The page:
The Vancouver Special was the original “monster home.” Boxing out neighbours with its bulk and replicating its uniformity down the block, Vancouver Special houses were as controversial in the 1980s as some condominium towers are today. But despite the name-calling, this two-storey stucco “box” design has played a heroic role in housing our city. Easy to build and cheap to own, the utilitarian Special helped absorb the city’s population growth for decades, providing affordable housing for many. It was certainly not a monster.
In an ever-growing Vancouver, adequate housing for the city has constantly lagged. Postwar, middle-class families looking for homes moved out to the suburbs, but several immigrant groups—first mainly from Europe, and then Asia—preferred to be close to their networks, and remained in the city core. In East Vancouver born and raised, the Vancouver Special became a novel response to this urban housing demand growth. Particularly when City Hall halted multi-family construction in the 1970s to control density and retain single-family communities, housing construction shifted to the small lots of Vancouver’s eastside neighbourhoods. The de facto two-family Special house could be built affordably on the cheap lots, and often side-by-side when redeveloping double lots. From the 1960s to 1980s, Vancouver’s stripped-down interpretation of the modernist California rancher—turned sideways to fit onto the narrow lot—became the standard cheap and spacious housing form in East Van.
Immigrant and working-class families coveted these large affordable homes in their pursuit of ownership happiness. In the early 1980s, a new two-floor Special at $120,000 offered more value than a smaller 35-year-old bungalow that cost $99,000. The Special’s standard build and large size made the houses easy to finance. And if the Special didn’t house extended families under one roof, the extra lower floor space was tenanted by a mortgage helper to contribute rent to the monthly payments.
Cheap materials and simple construction methods defined the Special’s minimalist design. The exterior was characterized by a flat front coated with a mix of stucco and brick veneer, narrow balcony with aluminum railing, and ground-level front door (this cut the cost of materials for steps); the lower floor was also at grade to avoid basement excavation costs. Because of Vancouver’s lack of heavy snowfall, the roof had minimal slope so that the covering could be made of inexpensive tar and gravel.
The Special accommodated large extended families because of its size. The average bungalow home measured 1,400 square-feet, but the Special design was up to twice as large, stacking the full conventional square-footage on the upper main level, and then adding an extra “unfinished” 1,000 square-feet below. On the lower floor, builders roughed in plumbing for bathrooms and washer/dryer sets and installed a simpler “summer” kitchen; owners signed affidavits that the bottom level would not become a separate rental unit, but once inspection was passed, it was often illegally converted.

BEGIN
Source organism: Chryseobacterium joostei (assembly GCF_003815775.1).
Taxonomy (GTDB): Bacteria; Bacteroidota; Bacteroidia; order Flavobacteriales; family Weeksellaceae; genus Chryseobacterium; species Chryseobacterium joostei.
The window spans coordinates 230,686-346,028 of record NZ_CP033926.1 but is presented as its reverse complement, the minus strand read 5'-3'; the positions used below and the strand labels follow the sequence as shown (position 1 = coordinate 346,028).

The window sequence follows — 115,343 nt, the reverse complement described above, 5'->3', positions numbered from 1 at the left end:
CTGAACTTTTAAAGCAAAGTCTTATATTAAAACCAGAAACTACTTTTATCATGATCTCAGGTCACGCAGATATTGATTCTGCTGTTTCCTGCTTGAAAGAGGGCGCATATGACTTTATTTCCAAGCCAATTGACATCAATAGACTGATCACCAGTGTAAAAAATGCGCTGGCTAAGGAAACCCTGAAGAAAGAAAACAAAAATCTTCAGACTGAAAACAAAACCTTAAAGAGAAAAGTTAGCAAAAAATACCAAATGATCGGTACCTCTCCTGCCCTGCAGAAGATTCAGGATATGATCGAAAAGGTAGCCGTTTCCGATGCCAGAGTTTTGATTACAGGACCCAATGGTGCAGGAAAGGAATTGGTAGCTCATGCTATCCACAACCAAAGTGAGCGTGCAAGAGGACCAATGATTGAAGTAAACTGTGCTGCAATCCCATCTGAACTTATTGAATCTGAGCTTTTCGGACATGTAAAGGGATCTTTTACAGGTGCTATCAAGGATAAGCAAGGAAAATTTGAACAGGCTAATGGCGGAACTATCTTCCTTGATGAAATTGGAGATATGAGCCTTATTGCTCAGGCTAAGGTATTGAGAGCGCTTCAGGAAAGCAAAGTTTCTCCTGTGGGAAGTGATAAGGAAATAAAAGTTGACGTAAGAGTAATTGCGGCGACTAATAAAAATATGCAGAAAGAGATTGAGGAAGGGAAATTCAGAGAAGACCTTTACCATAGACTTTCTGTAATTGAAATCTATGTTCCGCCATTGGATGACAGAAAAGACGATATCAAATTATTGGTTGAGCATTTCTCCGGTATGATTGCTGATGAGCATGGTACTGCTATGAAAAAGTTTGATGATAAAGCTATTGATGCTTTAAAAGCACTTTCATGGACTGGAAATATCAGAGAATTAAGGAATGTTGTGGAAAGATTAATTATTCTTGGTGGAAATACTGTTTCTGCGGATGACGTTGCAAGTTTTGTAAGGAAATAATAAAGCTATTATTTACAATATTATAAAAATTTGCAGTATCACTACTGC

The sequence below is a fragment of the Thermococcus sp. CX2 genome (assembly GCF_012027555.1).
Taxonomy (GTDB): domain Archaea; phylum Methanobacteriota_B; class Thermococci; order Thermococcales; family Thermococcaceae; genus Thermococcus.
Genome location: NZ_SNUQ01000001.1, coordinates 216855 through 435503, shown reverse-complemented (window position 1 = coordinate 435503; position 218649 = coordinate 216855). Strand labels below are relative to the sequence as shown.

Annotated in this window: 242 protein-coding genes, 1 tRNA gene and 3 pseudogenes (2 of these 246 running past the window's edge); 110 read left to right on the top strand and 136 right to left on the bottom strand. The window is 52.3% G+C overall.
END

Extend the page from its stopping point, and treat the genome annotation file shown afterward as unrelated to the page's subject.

Easy to construct, more than 10,000 Vancouver Specials were produced by small-scale builders. The cookie-cutter plans could be purchased near City Hall for less than $100, and City staff could approve permits for the familiar design within three days. The house would then take two months to manufacture. Standardized dimensions and building methods meant that materials such as nails and carpets could be purchased in bulk, and workers with these standard construction skills were readily available. Over time, builders developed more cost-efficient erection methods, and replicated the houses around the city.
As this boxy design spread, each new house dramatically changed the streetscape of its neighbourhood. This “monster home”—some bigger than before—ultimately intruded on the traditional Victorian-era aesthetic of westside neighbourhoods. Growing citizen discontent with the Special’s bulky style eventually encouraged the City to act. At first, it tried to improve the demeanour of these homes with a new Vancouver Special Competition, but that proved ineffective. Ultimately, around the mid-1980s, the City enacted size limit amendments, marking an end to the Special construction era.
During its time, the Special was a unique version of affordable housing. While condominium buildings have since energetically taken over the densifying role with higher residences, the Special still stands large on its street blocks, having fulfilled the home ownership visions of many. And now, whether it be thanks to purpose or nostalgia, the Vancouver Special is increasingly admired as a local icon. Its understated design is even revered, especially when modernly reimagined; the first significant Special renovation was architect Stephanie Robb’s celebrated Lakewood Residence in 2001. The lingering East Van stock remains a valuable source of housing—that is, for those willing to live with a recovering monster.
This story from our archives was originally published on December 21, 2017. Find out more about the photographs above in our story on artist Kevin Lanthier.